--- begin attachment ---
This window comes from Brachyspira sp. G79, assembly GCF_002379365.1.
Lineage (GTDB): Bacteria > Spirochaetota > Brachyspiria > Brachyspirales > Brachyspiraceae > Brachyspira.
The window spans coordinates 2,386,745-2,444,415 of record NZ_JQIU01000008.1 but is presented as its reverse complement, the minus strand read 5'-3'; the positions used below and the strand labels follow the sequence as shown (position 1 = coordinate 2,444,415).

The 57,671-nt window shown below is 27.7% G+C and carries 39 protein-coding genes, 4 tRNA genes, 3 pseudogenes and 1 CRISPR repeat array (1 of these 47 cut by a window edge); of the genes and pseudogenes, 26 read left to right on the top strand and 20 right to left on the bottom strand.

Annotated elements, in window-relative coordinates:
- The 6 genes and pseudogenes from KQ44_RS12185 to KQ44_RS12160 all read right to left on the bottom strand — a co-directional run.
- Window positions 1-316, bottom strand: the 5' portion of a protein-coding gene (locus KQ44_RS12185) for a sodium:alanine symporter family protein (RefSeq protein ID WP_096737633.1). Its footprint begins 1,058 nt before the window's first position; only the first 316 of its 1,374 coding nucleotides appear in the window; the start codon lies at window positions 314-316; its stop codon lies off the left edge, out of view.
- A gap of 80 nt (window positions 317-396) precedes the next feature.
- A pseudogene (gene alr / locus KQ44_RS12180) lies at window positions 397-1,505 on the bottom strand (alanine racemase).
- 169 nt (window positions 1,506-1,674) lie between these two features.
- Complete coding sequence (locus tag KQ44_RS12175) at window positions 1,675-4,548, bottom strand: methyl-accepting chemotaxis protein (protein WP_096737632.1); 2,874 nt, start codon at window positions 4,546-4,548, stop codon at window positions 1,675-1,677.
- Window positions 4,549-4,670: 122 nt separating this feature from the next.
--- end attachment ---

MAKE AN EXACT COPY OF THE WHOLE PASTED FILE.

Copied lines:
This window comes from Brachyspira sp. G79, assembly GCF_002379365.1.
Lineage (GTDB): Bacteria > Spirochaetota > Brachyspiria > Brachyspirales > Brachyspiraceae > Brachyspira.
The window spans coordinates 2,386,745-2,444,415 of record NZ_JQIU01000008.1 but is presented as its reverse complement, the minus strand read 5'-3'; the positions used below and the strand labels follow the sequence as shown (position 1 = coordinate 2,444,415).

The 57,671-nt window shown below is 27.7% G+C and carries 39 protein-coding genes, 4 tRNA genes, 3 pseudogenes and 1 CRISPR repeat array (1 of these 47 cut by a window edge); of the genes and pseudogenes, 26 read left to right on the top strand and 20 right to left on the bottom strand.

Annotated elements, in window-relative coordinates:
- The 6 genes and pseudogenes from KQ44_RS12185 to KQ44_RS12160 all read right to left on the bottom strand — a co-directional run.
- Window positions 1-316, bottom strand: the 5' portion of a protein-coding gene (locus KQ44_RS12185) for a sodium:alanine symporter family protein (RefSeq protein ID WP_096737633.1). Its footprint begins 1,058 nt before the window's first position; only the first 316 of its 1,374 coding nucleotides appear in the window; the start codon lies at window positions 314-316; its stop codon lies off the left edge, out of view.
- A gap of 80 nt (window positions 317-396) precedes the next feature.
- A pseudogene (gene alr / locus KQ44_RS12180) lies at window positions 397-1,505 on the bottom strand (alanine racemase).
- 169 nt (window positions 1,506-1,674) lie between these two features.
- Complete coding sequence (locus tag KQ44_RS12175) at window positions 1,675-4,548, bottom strand: methyl-accepting chemotaxis protein (protein WP_096737632.1); 2,874 nt, start codon at window positions 4,546-4,548, stop codon at window positions 1,675-1,677.
- Window positions 4,549-4,670: 122 nt separating this feature from the next.